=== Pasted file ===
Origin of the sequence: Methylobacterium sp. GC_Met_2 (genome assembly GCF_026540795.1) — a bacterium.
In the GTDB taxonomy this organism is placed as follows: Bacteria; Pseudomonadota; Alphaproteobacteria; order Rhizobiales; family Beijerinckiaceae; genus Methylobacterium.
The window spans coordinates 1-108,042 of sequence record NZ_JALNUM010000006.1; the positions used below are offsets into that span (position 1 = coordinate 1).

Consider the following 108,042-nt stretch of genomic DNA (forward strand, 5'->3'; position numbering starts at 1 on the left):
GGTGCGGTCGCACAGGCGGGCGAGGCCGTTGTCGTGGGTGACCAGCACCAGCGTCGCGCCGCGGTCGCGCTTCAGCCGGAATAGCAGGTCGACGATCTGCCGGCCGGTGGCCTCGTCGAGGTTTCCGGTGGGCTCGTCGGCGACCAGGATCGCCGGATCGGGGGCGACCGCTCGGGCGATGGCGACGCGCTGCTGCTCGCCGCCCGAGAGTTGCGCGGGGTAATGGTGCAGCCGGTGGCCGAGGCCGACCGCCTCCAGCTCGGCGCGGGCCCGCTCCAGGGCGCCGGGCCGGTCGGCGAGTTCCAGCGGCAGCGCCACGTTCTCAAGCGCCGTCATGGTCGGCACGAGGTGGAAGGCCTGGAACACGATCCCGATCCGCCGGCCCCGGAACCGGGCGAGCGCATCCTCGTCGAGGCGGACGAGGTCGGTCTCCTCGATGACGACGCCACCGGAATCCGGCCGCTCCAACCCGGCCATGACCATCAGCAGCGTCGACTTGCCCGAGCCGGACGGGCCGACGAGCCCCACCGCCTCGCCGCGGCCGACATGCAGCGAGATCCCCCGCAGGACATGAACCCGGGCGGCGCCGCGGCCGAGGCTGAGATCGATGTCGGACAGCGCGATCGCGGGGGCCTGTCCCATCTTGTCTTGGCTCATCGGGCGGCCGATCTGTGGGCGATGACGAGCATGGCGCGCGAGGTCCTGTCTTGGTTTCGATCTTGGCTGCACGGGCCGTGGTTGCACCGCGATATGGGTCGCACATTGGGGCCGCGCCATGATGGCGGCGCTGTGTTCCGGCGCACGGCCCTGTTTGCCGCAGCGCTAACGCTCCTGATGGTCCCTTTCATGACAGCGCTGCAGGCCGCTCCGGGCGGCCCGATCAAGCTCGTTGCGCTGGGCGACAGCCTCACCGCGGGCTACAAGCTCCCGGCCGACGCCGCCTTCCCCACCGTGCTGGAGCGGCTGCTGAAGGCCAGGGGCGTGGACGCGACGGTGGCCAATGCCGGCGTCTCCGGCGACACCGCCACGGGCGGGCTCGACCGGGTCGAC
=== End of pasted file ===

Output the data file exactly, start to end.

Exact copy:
Origin of the sequence: Methylobacterium sp. GC_Met_2 (genome assembly GCF_026540795.1) — a bacterium.
In the GTDB taxonomy this organism is placed as follows: Bacteria; Pseudomonadota; Alphaproteobacteria; order Rhizobiales; family Beijerinckiaceae; genus Methylobacterium.
The window spans coordinates 1-108,042 of sequence record NZ_JALNUM010000006.1; the positions used below are offsets into that span (position 1 = coordinate 1).

Consider the following 108,042-nt stretch of genomic DNA (forward strand, 5'->3'; position numbering starts at 1 on the left):
GGTGCGGTCGCACAGGCGGGCGAGGCCGTTGTCGTGGGTGACCAGCACCAGCGTCGCGCCGCGGTCGCGCTTCAGCCGGAATAGCAGGTCGACGATCTGCCGGCCGGTGGCCTCGTCGAGGTTTCCGGTGGGCTCGTCGGCGACCAGGATCGCCGGATCGGGGGCGACCGCTCGGGCGATGGCGACGCGCTGCTGCTCGCCGCCCGAGAGTTGCGCGGGGTAATGGTGCAGCCGGTGGCCGAGGCCGACCGCCTCCAGCTCGGCGCGGGCCCGCTCCAGGGCGCCGGGCCGGTCGGCGAGTTCCAGCGGCAGCGCCACGTTCTCAAGCGCCGTCATGGTCGGCACGAGGTGGAAGGCCTGGAACACGATCCCGATCCGCCGGCCCCGGAACCGGGCGAGCGCATCCTCGTCGAGGCGGACGAGGTCGGTCTCCTCGATGACGACGCCACCGGAATCCGGCCGCTCCAACCCGGCCATGACCATCAGCAGCGTCGACTTGCCCGAGCCGGACGGGCCGACGAGCCCCACCGCCTCGCCGCGGCCGACATGCAGCGAGATCCCCCGCAGGACATGAACCCGGGCGGCGCCGCGGCCGAGGCTGAGATCGATGTCGGACAGCGCGATCGCGGGGGCCTGTCCCATCTTGTCTTGGCTCATCGGGCGGCCGATCTGTGGGCGATGACGAGCATGGCGCGCGAGGTCCTGTCTTGGTTTCGATCTTGGCTGCACGGGCCGTGGTTGCACCGCGATATGGGTCGCACATTGGGGCCGCGCCATGATGGCGGCGCTGTGTTCCGGCGCACGGCCCTGTTTGCCGCAGCGCTAACGCTCCTGATGGTCCCTTTCATGACAGCGCTGCAGGCCGCTCCGGGCGGCCCGATCAAGCTCGTTGCGCTGGGCGACAGCCTCACCGCGGGCTACAAGCTCCCGGCCGACGCCGCCTTCCCCACCGTGCTGGAGCGGCTGCTGAAGGCCAGGGGCGTGGACGCGACGGTGGCCAATGCCGGCGTCTCCGGCGACACCGCCACGGGCGGGCTCGACCGGGTCGAC